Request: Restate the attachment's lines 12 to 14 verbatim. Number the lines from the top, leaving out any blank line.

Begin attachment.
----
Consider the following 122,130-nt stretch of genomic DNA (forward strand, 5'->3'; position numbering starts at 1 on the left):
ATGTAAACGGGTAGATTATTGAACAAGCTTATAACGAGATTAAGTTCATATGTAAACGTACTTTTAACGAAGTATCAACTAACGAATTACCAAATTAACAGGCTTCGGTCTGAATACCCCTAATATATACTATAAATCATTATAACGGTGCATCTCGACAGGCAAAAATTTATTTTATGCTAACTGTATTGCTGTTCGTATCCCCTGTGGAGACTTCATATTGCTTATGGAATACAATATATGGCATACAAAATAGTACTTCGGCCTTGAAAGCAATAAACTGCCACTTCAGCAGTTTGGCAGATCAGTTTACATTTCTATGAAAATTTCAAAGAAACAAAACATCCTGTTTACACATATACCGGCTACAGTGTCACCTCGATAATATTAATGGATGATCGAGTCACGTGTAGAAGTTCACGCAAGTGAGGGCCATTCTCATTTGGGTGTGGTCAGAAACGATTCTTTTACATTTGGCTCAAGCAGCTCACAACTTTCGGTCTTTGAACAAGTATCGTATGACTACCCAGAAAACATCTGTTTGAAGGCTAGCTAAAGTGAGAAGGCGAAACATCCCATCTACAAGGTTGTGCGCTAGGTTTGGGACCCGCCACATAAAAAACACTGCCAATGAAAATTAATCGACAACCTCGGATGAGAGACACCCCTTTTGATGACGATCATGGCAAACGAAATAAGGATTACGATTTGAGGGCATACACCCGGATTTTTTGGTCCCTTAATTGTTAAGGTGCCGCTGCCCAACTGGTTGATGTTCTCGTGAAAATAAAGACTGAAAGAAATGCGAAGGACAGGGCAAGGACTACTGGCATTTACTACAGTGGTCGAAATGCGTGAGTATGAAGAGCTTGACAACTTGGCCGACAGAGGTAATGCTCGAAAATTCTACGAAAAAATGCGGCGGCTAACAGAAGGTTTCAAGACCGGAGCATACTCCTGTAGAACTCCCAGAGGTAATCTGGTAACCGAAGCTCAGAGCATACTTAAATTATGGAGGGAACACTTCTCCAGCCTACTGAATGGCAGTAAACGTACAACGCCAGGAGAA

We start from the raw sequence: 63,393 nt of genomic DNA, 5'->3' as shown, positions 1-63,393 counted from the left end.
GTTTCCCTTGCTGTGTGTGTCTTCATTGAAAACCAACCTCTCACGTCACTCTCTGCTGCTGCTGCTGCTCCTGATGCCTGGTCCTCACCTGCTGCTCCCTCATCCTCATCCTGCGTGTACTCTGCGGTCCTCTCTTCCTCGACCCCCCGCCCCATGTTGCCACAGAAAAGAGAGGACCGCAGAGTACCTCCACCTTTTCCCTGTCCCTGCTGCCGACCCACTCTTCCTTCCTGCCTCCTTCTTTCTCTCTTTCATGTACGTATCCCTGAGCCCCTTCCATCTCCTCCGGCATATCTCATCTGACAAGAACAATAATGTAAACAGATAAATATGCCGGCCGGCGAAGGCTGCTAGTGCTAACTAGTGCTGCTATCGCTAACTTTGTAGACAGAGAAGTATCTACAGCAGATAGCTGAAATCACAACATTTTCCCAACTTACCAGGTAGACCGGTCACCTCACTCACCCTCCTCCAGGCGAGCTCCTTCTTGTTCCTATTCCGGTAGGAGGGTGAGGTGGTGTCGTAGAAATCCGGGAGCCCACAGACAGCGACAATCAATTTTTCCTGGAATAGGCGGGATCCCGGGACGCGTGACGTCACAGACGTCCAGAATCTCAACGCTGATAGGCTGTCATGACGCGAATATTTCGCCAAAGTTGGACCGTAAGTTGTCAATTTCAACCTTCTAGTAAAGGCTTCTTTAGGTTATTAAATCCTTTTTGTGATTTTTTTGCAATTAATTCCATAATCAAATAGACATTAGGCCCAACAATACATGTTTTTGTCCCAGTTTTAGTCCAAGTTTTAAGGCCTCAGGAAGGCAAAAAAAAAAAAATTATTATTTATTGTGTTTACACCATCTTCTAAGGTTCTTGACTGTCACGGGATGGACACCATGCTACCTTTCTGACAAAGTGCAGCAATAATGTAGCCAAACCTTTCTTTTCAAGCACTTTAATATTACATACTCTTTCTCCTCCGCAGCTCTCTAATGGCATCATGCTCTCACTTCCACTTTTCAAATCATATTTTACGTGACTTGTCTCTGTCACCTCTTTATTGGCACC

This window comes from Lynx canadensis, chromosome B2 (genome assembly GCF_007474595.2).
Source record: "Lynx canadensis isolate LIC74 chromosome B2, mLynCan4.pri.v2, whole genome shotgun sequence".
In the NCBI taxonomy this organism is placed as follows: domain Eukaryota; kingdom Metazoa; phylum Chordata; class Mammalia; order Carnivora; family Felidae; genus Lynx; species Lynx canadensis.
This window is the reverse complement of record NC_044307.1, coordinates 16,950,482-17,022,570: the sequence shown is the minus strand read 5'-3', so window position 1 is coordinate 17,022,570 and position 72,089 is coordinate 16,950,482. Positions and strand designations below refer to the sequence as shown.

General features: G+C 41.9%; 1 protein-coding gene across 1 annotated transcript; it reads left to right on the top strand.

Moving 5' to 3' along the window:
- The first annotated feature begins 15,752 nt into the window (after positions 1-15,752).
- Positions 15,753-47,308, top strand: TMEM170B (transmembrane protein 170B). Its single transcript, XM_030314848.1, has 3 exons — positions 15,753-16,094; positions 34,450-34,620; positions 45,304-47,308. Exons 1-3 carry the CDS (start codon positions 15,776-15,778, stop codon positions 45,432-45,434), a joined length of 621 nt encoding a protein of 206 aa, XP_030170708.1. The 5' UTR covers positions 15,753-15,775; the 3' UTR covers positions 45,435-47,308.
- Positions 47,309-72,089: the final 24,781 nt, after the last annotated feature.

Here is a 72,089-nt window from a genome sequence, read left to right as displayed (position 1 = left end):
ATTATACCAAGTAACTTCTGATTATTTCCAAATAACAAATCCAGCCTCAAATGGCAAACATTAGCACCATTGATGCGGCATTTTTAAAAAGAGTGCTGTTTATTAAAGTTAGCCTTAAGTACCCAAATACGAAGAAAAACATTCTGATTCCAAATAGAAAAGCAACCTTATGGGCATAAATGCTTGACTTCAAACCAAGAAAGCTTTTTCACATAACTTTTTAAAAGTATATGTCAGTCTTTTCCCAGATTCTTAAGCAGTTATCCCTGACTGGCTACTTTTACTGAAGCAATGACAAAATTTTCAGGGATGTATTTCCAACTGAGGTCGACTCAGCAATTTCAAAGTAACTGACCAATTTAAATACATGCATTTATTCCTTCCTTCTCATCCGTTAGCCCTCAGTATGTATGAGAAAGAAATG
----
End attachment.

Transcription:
- Positions 15,753-47,308, top strand: TMEM170B (transmembrane protein 170B). Its single transcript, XM_030314848.1, has 3 exons — positions 15,753-16,094; positions 34,450-34,620; positions 45,304-47,308. Exons 1-3 carry the CDS (start codon positions 15,776-15,778, stop codon positions 45,432-45,434), a joined length of 621 nt encoding a protein of 206 aa, XP_030170708.1. The 5' UTR covers positions 15,753-15,775; the 3' UTR covers positions 45,435-47,308.
- Positions 47,309-72,089: the final 24,781 nt, after the last annotated feature.

Here is a 72,089-nt window from a genome sequence, read left to right as displayed (position 1 = left end):